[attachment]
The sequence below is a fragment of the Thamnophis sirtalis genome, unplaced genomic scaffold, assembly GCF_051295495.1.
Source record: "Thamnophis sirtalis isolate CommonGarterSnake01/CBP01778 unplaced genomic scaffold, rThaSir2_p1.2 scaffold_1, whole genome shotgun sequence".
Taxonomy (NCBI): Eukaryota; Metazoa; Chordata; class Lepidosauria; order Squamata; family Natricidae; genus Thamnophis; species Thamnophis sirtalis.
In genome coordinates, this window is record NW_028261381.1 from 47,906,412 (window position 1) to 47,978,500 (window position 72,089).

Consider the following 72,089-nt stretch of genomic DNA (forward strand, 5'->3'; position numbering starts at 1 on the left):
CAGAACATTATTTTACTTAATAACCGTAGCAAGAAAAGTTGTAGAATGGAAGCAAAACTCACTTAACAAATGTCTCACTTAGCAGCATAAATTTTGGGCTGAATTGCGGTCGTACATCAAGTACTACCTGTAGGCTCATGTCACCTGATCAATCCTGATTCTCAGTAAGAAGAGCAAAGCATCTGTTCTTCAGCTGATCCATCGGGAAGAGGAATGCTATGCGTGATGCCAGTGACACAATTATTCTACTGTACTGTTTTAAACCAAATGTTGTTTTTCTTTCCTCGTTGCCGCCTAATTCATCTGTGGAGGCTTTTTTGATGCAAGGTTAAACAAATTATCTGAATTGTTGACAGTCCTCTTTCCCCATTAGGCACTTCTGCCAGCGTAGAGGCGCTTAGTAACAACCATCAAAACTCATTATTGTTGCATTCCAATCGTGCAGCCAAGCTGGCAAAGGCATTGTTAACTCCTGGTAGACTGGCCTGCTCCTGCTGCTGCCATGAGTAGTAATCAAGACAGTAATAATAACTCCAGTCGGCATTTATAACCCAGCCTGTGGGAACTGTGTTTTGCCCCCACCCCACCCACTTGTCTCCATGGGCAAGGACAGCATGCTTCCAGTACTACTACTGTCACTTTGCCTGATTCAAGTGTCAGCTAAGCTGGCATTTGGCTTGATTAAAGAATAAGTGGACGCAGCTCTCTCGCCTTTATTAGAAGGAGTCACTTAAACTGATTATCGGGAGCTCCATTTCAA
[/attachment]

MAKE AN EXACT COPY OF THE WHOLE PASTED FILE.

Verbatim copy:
The sequence below is a fragment of the Thamnophis sirtalis genome, unplaced genomic scaffold, assembly GCF_051295495.1.
Source record: "Thamnophis sirtalis isolate CommonGarterSnake01/CBP01778 unplaced genomic scaffold, rThaSir2_p1.2 scaffold_1, whole genome shotgun sequence".
Taxonomy (NCBI): Eukaryota; Metazoa; Chordata; class Lepidosauria; order Squamata; family Natricidae; genus Thamnophis; species Thamnophis sirtalis.
In genome coordinates, this window is record NW_028261381.1 from 47,906,412 (window position 1) to 47,978,500 (window position 72,089).

Consider the following 72,089-nt stretch of genomic DNA (forward strand, 5'->3'; position numbering starts at 1 on the left):
CAGAACATTATTTTACTTAATAACCGTAGCAAGAAAAGTTGTAGAATGGAAGCAAAACTCACTTAACAAATGTCTCACTTAGCAGCATAAATTTTGGGCTGAATTGCGGTCGTACATCAAGTACTACCTGTAGGCTCATGTCACCTGATCAATCCTGATTCTCAGTAAGAAGAGCAAAGCATCTGTTCTTCAGCTGATCCATCGGGAAGAGGAATGCTATGCGTGATGCCAGTGACACAATTATTCTACTGTACTGTTTTAAACCAAATGTTGTTTTTCTTTCCTCGTTGCCGCCTAATTCATCTGTGGAGGCTTTTTTGATGCAAGGTTAAACAAATTATCTGAATTGTTGACAGTCCTCTTTCCCCATTAGGCACTTCTGCCAGCGTAGAGGCGCTTAGTAACAACCATCAAAACTCATTATTGTTGCATTCCAATCGTGCAGCCAAGCTGGCAAAGGCATTGTTAACTCCTGGTAGACTGGCCTGCTCCTGCTGCTGCCATGAGTAGTAATCAAGACAGTAATAATAACTCCAGTCGGCATTTATAACCCAGCCTGTGGGAACTGTGTTTTGCCCCCACCCCACCCACTTGTCTCCATGGGCAAGGACAGCATGCTTCCAGTACTACTACTGTCACTTTGCCTGATTCAAGTGTCAGCTAAGCTGGCATTTGGCTTGATTAAAGAATAAGTGGACGCAGCTCTCTCGCCTTTATTAGAAGGAGTCACTTAAACTGATTATCGGGAGCTCCATTTCAA